A system architecture in accordance with the invention for providing signaling mediation access at an STP is shown in FIG. 5a. An SMP 510 includes a Mediation STP 511, a Mediation Function (MF) 512, and a communications connection 513 which connects the two. The SMP 510 mediates the flow of MSUs between signaling points 520 and 530. Signaling point 520 is connected to the SMP 510 via a linkset 541. Signaling point 530 is connected to the SMP 510 by a linkset 542. The Mediation STP 511 is connected to the linkset 541 at its port 1, indicated by reference 550. The Mediation STP 511 is connected to communications connection 513 at its port 2, indicated by reference 551. The MEDIATION STP 511 is connected to the linkset 542 at its port 3, indicated by reference 552. Since the Mediation STP 511 and the MF 512 are autonomous systems there is a need to coordinate such operational aspects as system availability and work flow using messages exchanged over the communications connection 513. This permits the MF 512 to be administered as a subsystem of the Mediation STP 511.
The mediation function described in the above identified co-pending application includes identifying MSUs requiring mediation and performing mediation actions on those MSUs. The Mediation STP identifies MSUs that are candidates for mediation and transmits the candidates to the MF 512 via the communications connection 513. The MF 512 completes the identification and performs access mediation on appropriate MSUs.
Mediation actions in the MF 512 are classified as either passive or active. Passive mediation is recording and reporting information gathered from mediation candidate MSUs. Active mediation involves altering and forwarding mediation candidate MSUs, or discarding mediation candidate MSUs. Mediation may be a combination of active and passive actions.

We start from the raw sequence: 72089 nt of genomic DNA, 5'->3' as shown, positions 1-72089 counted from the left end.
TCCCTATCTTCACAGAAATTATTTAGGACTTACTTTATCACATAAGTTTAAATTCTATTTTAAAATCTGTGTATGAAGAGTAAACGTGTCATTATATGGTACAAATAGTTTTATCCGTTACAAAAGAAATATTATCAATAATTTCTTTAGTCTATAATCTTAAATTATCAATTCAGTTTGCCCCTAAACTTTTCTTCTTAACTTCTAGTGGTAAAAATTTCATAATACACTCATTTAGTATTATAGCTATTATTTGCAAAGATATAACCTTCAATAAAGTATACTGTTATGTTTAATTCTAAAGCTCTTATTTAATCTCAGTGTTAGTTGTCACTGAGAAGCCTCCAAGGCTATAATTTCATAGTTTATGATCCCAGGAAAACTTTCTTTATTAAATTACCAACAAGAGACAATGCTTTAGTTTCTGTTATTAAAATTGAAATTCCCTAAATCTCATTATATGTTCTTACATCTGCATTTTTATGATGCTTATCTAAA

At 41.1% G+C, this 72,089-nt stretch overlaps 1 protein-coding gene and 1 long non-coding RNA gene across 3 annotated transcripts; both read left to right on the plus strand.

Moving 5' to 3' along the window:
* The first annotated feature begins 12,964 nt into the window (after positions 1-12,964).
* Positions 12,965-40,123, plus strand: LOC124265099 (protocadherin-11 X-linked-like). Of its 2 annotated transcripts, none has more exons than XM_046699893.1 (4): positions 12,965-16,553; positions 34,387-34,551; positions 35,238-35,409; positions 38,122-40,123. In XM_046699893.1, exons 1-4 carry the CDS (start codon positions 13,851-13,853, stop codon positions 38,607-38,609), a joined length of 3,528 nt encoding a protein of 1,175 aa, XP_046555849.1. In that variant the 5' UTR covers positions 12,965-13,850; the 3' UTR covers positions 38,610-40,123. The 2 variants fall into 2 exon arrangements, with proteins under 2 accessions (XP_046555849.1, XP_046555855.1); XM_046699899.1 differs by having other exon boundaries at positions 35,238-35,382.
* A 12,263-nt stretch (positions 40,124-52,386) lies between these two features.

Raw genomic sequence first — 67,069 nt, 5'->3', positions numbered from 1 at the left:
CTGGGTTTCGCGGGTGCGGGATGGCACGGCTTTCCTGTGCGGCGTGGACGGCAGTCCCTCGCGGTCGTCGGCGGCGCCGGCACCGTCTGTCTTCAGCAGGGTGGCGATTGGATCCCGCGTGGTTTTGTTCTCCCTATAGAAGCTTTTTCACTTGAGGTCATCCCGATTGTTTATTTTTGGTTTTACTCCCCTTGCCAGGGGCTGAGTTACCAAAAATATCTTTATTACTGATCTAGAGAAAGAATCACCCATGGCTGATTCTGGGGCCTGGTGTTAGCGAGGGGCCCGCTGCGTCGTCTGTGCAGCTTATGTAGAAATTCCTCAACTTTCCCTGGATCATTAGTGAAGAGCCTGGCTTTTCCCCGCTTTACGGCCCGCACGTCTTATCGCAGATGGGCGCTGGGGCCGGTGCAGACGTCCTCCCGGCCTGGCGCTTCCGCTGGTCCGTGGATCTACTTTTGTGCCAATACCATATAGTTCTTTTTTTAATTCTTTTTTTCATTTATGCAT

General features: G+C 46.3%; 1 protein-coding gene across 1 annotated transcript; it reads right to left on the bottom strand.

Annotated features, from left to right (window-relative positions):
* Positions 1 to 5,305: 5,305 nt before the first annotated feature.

Identifying mediation candidate MSUs in the Mediation STP 511 is accomplished by, but not limited to, modifying the Gateway Screening feature which will be referred to as an Enhanced Gateway Screening (EGWS) feature in this discussion. The EGWS feature does not have sufficient information to completely identify an MSU needing mediation. For example, if some MSU type B is not allowed after some MSU type A, the EGWS feature cannot detect this situation because no record of receiving MSU type A is kept. The STP is optimized to switch MSUs between linksets without regard to previous MSU traffic on the linksets (with the exception of Signaling Network Management MSUs which may allow, restrict, or prevent flow on a particular linkset, or to a particular point code).
The EGWS feature is created by adding three new screening actions called STOP-COPY, FAIL-COPY, and IGNORE-COPY. The STOP-COPY action acts like the STOP action and it sends a copy of the screened MSU to a user defined destination. The FAIL-COPY action acts like the FAIL action and it sends a copy of the screened MSU to a user defined destination. The IGNORE-COPY action acts like the IGNORE action and it also sends a copy of the screened MSU to a user defined destination. The STOP-COPY action is useful in passive mediation. The FAIL-COPY and IGNORE-COPY actions are useful in active mediation.